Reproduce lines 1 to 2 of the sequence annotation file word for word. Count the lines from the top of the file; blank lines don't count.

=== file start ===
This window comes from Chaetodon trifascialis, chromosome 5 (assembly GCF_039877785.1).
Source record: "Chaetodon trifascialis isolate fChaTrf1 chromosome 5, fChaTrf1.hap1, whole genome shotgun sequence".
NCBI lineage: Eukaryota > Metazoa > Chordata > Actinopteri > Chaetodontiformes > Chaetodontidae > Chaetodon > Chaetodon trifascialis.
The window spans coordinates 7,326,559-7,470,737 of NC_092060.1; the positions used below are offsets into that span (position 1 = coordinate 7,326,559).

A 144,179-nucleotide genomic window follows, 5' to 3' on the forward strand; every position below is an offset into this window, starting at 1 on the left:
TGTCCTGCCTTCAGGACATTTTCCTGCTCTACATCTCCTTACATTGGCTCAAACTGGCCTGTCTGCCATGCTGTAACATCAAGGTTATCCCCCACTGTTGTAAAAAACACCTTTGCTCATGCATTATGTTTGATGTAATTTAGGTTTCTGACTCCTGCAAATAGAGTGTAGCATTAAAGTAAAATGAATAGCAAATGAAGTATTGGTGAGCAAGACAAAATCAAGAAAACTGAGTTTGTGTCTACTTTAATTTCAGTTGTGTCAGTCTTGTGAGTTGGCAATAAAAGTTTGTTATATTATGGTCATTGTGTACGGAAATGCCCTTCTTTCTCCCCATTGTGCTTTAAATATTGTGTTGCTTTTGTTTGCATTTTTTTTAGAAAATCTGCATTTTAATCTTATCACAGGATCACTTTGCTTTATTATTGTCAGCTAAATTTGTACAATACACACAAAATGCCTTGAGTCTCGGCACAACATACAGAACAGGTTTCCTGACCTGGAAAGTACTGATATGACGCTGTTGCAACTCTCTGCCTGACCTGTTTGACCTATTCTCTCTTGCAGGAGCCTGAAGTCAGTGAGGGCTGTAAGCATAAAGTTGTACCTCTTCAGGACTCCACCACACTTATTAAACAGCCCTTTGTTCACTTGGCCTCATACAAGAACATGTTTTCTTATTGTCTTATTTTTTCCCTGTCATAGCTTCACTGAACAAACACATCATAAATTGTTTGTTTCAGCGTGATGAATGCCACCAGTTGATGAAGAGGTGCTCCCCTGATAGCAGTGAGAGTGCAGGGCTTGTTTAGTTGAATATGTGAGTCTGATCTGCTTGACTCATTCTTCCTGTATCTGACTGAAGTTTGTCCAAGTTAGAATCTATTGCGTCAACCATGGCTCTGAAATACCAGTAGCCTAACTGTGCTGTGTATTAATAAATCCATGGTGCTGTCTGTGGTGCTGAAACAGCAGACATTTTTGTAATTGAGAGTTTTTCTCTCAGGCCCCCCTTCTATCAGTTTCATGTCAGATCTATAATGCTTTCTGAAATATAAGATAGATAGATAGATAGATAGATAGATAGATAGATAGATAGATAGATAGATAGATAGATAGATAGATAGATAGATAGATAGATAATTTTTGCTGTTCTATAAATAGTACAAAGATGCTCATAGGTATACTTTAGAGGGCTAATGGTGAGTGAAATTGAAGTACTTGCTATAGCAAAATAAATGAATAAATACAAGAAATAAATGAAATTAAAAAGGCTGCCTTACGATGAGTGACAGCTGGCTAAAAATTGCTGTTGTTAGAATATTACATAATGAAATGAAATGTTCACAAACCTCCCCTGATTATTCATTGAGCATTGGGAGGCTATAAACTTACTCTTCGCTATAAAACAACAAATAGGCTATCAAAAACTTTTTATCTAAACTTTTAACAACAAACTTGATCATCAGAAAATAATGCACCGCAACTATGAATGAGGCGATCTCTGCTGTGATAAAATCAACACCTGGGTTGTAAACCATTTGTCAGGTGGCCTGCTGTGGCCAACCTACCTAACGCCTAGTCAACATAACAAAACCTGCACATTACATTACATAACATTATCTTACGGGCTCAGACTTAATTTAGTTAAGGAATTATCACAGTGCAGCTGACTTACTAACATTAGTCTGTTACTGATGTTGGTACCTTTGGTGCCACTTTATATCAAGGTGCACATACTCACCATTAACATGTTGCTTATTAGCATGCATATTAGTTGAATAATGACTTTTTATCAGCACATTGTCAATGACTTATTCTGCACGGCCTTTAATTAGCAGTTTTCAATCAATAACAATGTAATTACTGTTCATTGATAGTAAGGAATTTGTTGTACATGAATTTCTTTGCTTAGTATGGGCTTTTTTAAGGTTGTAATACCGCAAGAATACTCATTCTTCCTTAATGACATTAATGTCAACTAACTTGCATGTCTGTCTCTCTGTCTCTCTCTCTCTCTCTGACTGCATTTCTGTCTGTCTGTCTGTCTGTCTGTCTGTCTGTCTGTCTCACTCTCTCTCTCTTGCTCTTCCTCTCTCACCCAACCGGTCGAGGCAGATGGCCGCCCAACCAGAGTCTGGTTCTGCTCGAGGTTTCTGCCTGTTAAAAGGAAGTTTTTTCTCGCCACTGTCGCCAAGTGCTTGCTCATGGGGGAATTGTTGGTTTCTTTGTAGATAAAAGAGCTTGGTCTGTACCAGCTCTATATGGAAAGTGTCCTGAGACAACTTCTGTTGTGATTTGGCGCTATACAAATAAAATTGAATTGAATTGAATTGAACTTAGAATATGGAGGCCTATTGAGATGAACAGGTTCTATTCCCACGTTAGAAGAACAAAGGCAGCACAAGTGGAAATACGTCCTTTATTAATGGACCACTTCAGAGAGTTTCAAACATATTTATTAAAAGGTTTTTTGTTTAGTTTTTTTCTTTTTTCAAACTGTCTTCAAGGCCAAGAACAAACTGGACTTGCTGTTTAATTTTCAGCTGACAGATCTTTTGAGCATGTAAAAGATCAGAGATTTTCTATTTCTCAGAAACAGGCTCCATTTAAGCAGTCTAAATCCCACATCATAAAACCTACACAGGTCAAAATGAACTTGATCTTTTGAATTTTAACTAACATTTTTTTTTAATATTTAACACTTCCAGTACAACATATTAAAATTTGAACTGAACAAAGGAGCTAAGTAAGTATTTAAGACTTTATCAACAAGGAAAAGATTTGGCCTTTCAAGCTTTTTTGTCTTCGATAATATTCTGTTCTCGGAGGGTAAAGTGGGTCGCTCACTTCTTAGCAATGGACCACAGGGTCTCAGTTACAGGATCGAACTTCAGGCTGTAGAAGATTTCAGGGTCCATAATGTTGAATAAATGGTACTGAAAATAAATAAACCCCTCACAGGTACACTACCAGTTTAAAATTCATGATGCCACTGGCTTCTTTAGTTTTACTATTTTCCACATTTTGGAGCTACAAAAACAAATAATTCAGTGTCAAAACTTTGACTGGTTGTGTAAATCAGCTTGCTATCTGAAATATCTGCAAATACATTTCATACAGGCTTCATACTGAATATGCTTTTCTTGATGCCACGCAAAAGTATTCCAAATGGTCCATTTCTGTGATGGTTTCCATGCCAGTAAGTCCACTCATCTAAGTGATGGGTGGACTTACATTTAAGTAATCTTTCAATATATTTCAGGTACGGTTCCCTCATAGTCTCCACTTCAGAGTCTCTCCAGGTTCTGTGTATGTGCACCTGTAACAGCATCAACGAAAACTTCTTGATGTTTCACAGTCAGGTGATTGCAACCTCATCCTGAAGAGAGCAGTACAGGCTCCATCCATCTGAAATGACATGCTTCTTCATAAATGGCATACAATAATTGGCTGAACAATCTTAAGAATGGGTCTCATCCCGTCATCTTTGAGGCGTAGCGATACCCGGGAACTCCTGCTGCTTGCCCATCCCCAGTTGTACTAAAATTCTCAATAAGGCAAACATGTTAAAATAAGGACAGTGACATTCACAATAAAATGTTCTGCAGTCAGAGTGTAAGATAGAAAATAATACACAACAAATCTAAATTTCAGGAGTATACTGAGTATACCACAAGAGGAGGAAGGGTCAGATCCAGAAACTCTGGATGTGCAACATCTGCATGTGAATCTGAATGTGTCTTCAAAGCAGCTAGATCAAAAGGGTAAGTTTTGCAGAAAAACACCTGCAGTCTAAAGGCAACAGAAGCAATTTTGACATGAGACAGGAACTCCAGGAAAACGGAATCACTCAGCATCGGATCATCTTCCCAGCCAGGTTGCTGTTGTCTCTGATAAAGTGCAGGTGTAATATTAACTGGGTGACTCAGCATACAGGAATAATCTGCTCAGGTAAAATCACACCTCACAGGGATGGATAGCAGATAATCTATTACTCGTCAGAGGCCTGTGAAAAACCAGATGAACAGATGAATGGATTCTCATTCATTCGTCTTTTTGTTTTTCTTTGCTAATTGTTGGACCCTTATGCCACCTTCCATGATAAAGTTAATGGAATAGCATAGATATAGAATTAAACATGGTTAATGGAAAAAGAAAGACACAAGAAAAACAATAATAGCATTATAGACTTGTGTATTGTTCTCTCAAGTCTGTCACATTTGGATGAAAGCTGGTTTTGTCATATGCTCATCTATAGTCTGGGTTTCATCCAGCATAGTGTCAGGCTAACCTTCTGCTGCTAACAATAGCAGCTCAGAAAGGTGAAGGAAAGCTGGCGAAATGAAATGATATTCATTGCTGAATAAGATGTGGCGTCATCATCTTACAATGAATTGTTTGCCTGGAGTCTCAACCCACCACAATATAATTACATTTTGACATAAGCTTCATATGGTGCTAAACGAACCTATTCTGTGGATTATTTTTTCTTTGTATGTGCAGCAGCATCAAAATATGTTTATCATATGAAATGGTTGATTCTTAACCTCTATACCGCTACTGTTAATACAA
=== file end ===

This window comes from Chaetodon trifascialis, chromosome 5 (assembly GCF_039877785.1).
Source record: "Chaetodon trifascialis isolate fChaTrf1 chromosome 5, fChaTrf1.hap1, whole genome shotgun sequence".